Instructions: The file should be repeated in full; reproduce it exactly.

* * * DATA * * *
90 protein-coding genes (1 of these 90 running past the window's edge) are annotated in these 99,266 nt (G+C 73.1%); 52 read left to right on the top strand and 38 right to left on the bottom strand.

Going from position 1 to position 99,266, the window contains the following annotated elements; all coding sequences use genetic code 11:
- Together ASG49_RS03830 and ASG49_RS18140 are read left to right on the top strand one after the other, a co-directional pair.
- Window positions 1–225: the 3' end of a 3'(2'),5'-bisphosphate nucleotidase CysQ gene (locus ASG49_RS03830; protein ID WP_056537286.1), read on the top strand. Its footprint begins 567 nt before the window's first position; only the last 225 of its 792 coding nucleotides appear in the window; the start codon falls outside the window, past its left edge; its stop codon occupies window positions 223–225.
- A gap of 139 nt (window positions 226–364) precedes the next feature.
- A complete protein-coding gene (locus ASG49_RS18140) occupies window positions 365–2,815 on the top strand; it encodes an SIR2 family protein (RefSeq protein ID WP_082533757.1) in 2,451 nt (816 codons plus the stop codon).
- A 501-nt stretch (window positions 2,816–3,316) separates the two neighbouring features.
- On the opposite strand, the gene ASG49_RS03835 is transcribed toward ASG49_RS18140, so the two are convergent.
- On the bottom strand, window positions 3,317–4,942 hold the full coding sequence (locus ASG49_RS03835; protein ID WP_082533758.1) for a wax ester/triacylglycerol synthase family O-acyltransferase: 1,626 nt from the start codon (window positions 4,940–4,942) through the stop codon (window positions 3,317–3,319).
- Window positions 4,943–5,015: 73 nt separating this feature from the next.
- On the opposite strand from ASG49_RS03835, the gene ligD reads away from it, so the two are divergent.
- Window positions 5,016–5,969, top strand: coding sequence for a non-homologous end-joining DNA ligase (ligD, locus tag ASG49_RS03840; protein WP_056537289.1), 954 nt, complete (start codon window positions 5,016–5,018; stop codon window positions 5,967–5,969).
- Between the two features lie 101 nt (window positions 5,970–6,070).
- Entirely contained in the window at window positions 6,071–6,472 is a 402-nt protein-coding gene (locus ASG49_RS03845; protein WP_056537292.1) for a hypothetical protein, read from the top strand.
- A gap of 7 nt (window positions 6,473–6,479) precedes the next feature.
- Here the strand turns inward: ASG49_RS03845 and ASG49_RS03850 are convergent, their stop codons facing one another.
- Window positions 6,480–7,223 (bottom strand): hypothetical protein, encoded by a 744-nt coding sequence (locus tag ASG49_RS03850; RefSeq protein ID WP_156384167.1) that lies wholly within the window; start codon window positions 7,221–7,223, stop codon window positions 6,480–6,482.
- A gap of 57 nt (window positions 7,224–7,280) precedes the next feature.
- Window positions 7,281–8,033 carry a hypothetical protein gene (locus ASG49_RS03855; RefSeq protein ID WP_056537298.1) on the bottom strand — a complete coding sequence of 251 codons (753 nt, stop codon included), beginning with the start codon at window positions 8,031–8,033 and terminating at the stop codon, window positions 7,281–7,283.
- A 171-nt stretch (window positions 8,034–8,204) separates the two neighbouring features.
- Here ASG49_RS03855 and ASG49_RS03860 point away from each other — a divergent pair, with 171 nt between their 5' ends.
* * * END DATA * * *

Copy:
90 protein-coding genes (1 of these 90 running past the window's edge) are annotated in these 99,266 nt (G+C 73.1%); 52 read left to right on the top strand and 38 right to left on the bottom strand.

Going from position 1 to position 99,266, the window contains the following annotated elements; all coding sequences use genetic code 11:
- Together ASG49_RS03830 and ASG49_RS18140 are read left to right on the top strand one after the other, a co-directional pair.
- Window positions 1–225: the 3' end of a 3'(2'),5'-bisphosphate nucleotidase CysQ gene (locus ASG49_RS03830; protein ID WP_056537286.1), read on the top strand. Its footprint begins 567 nt before the window's first position; only the last 225 of its 792 coding nucleotides appear in the window; the start codon falls outside the window, past its left edge; its stop codon occupies window positions 223–225.
- A gap of 139 nt (window positions 226–364) precedes the next feature.
- A complete protein-coding gene (locus ASG49_RS18140) occupies window positions 365–2,815 on the top strand; it encodes an SIR2 family protein (RefSeq protein ID WP_082533757.1) in 2,451 nt (816 codons plus the stop codon).
- A 501-nt stretch (window positions 2,816–3,316) separates the two neighbouring features.
- On the opposite strand, the gene ASG49_RS03835 is transcribed toward ASG49_RS18140, so the two are convergent.
- On the bottom strand, window positions 3,317–4,942 hold the full coding sequence (locus ASG49_RS03835; protein ID WP_082533758.1) for a wax ester/triacylglycerol synthase family O-acyltransferase: 1,626 nt from the start codon (window positions 4,940–4,942) through the stop codon (window positions 3,317–3,319).
- Window positions 4,943–5,015: 73 nt separating this feature from the next.
- On the opposite strand from ASG49_RS03835, the gene ligD reads away from it, so the two are divergent.
- Window positions 5,016–5,969, top strand: coding sequence for a non-homologous end-joining DNA ligase (ligD, locus tag ASG49_RS03840; protein WP_056537289.1), 954 nt, complete (start codon window positions 5,016–5,018; stop codon window positions 5,967–5,969).
- Between the two features lie 101 nt (window positions 5,970–6,070).
- Entirely contained in the window at window positions 6,071–6,472 is a 402-nt protein-coding gene (locus ASG49_RS03845; protein WP_056537292.1) for a hypothetical protein, read from the top strand.
- A gap of 7 nt (window positions 6,473–6,479) precedes the next feature.
- Here the strand turns inward: ASG49_RS03845 and ASG49_RS03850 are convergent, their stop codons facing one another.
- Window positions 6,480–7,223 (bottom strand): hypothetical protein, encoded by a 744-nt coding sequence (locus tag ASG49_RS03850; RefSeq protein ID WP_156384167.1) that lies wholly within the window; start codon window positions 7,221–7,223, stop codon window positions 6,480–6,482.
- A gap of 57 nt (window positions 7,224–7,280) precedes the next feature.
- Window positions 7,281–8,033 carry a hypothetical protein gene (locus ASG49_RS03855; RefSeq protein ID WP_056537298.1) on the bottom strand — a complete coding sequence of 251 codons (753 nt, stop codon included), beginning with the start codon at window positions 8,031–8,033 and terminating at the stop codon, window positions 7,281–7,283.
- A 171-nt stretch (window positions 8,034–8,204) separates the two neighbouring features.
- Here ASG49_RS03855 and ASG49_RS03860 point away from each other — a divergent pair, with 171 nt between their 5' ends.